The Royal Stoke Hospital is offering over 65's a free pulse test to identify if they may have the heart condition atrial fibrillation.
The initiative, nicknamed "Dr Beat", will run for the next three months on a trial basis, every Monday morning in the hospital's main reception area.
The scheme offers drop-in sessions which take just a few minutes, and involves a simple pulse check to spot whether or not the person has an irregular heart rhythm.
The condition, know as atrial fibrillation (AF), predominantly affects men and women aged over 65, and is often undetected until it's too late.
AF can lead to issues such as blood clots or strokes, and it is vital that the condition is picked up as soon as possible so that it can be treated.
Atrial fibrillation is the most common heart rhythm problem in the world and gets increasingly common with age. It affects around 10% of over 65s, 15% of over 75s and 25% of over 85s.
The condition causes the heart to have an irregular and often abnormally fast heart rate, and can cause problems including dizziness, shortness of breath and tiredness.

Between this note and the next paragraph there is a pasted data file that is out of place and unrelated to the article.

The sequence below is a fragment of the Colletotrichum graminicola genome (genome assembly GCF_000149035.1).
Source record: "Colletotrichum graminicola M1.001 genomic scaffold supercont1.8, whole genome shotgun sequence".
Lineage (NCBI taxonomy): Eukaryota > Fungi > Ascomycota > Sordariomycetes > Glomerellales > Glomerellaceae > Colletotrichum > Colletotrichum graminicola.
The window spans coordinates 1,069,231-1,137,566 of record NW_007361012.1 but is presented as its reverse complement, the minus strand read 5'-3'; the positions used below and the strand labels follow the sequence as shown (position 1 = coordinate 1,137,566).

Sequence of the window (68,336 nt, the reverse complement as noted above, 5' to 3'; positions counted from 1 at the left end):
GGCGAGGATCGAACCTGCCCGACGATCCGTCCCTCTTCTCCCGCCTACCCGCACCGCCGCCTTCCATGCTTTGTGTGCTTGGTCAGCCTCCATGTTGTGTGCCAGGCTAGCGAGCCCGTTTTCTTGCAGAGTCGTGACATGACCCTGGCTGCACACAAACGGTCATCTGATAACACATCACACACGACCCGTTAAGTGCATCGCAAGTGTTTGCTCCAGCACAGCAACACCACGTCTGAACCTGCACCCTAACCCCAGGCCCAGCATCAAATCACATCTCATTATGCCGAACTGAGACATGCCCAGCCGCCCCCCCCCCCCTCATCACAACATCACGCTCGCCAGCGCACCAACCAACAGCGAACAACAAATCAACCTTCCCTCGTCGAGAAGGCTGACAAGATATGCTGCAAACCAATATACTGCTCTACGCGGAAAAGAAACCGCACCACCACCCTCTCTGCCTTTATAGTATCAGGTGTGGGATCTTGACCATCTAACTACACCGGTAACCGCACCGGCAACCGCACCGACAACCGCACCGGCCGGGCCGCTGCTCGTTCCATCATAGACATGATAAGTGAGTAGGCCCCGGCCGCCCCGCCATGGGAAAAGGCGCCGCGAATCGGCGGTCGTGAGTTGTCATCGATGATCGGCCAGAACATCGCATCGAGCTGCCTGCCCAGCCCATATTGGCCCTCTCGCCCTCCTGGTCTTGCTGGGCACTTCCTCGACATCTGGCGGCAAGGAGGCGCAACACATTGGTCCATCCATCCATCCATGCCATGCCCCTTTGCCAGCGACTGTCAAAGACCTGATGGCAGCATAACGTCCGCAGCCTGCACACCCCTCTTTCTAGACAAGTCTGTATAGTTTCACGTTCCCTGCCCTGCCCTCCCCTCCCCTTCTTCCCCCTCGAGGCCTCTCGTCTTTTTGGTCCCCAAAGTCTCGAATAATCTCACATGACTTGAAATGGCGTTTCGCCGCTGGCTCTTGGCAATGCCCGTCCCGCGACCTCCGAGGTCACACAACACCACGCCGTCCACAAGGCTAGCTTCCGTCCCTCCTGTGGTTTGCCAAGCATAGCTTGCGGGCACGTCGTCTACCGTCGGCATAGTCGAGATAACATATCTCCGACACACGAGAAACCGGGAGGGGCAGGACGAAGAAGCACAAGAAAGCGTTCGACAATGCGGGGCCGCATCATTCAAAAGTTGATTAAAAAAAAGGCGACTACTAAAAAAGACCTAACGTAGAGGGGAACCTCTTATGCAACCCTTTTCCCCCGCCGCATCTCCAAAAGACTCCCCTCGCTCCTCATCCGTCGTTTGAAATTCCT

The ECG device for the test, operated by Cardiac Arrhythmia and Atrial Fibrillation Nurse, Kevin McGibbon, has been custom built by the hospital so that it can easily transported and set up for use.
Kevin said: “The importance of checking for atrial fibrillation cannot be understated, and that’s why we’re offering a massively simplified method for over-65s to get their pulses checked.
"With our new scheme patients will be able to get themselves checked in no time at all, which will hopefully encourage as many people as possible to take part.”
The main concern with atrial fibrillation is that the top of the heart may no longer be pumping effectively. Around 30% of acute hospital admissions with stroke are attributable to atrial fibrillation.